Now here’s what the figure does not show: the original design we came up with (and actually fully implemented…) was totally different; see how the final design in Fig. 3 is static: we use double-buffering, could potentially also squeeze things more and eventually move to a design that does triple buffering; but the original design we had was a dynamic LRU cache implemented with a host-side queue that could accommodate N (on the order of 30 or 50) time steps, and was filled in a background thread, and another, much smaller queue for host-to-device transfers. That system was functional (and there was actually quite a bit of engineering effort and technical debt that went in there), but eventually proved to be ineffective. The LRU cache was generally hard to maintain as a piece of software; but most problematic was unpredictable performance behavior when a time step was dynamically loaded and we were at the same time copying data to the GPU.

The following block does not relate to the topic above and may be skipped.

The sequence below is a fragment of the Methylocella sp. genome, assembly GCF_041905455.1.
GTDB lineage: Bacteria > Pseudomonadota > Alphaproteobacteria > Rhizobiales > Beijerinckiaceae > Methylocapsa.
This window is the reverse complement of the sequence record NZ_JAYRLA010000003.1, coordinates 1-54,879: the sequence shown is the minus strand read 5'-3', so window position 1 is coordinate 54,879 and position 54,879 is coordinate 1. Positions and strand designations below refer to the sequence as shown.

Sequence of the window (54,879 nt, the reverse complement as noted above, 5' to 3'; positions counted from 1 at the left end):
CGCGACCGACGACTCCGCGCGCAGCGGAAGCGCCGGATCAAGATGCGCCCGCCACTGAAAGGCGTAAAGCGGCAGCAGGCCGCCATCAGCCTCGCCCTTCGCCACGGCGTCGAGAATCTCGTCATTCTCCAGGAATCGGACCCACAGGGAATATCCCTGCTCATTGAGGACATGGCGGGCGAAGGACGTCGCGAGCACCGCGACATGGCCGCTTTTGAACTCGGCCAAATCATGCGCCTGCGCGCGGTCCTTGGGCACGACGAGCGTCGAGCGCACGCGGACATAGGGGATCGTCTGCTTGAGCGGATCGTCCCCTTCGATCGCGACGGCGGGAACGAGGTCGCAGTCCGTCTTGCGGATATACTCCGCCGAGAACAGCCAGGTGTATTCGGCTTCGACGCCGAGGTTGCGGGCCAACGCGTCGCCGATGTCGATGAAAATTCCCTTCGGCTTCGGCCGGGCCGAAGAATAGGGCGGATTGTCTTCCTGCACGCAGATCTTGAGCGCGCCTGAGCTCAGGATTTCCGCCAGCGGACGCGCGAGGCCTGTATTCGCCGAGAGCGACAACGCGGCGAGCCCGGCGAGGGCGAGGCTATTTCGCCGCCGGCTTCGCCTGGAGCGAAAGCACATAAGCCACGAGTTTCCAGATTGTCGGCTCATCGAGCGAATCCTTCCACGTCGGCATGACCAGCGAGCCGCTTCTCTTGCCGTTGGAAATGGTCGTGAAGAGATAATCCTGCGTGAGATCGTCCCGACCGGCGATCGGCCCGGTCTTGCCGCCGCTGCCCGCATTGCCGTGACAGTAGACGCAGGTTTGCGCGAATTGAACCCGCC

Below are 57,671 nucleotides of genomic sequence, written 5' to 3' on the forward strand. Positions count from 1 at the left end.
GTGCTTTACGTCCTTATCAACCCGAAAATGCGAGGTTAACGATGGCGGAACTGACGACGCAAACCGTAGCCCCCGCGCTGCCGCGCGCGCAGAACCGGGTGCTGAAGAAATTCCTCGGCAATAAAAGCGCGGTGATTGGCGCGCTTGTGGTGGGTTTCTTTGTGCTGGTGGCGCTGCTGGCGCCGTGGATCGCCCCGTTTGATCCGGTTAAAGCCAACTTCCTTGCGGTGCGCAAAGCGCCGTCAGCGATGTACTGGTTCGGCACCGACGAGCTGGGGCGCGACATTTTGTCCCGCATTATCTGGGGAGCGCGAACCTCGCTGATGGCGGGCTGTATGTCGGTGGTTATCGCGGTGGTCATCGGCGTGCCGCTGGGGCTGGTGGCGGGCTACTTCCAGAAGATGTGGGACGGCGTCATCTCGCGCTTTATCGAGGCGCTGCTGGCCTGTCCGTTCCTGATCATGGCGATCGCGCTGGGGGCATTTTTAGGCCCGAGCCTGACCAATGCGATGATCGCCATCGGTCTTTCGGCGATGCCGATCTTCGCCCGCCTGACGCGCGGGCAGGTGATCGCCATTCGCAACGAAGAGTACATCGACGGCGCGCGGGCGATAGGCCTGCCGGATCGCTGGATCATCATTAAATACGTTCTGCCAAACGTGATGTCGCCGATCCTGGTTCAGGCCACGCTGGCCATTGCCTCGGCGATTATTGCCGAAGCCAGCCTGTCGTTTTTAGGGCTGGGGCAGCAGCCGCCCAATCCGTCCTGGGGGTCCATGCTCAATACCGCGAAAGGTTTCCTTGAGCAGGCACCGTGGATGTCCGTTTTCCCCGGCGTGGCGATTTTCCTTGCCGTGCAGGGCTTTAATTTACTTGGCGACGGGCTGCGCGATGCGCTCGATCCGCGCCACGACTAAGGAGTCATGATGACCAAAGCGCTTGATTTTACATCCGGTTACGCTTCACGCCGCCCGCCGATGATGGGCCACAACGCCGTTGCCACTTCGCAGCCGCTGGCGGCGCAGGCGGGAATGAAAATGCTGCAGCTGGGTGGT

We struggled a while with this design, but eventually gave up on it, although in our mind it was the “obvious” thing to do (that’s actually reflected in the literature, and there was even another AMR streaming paper [3] at EGPGV that focuses on CPU rendering and that does use this type of design); but with the two devices connected over PCIe 4.0 (SSD and GPU) just would not scale (for us; in practice..). So, back to the drawing board, throwing all the stuff we had so far over board and redesigning the system from scratch.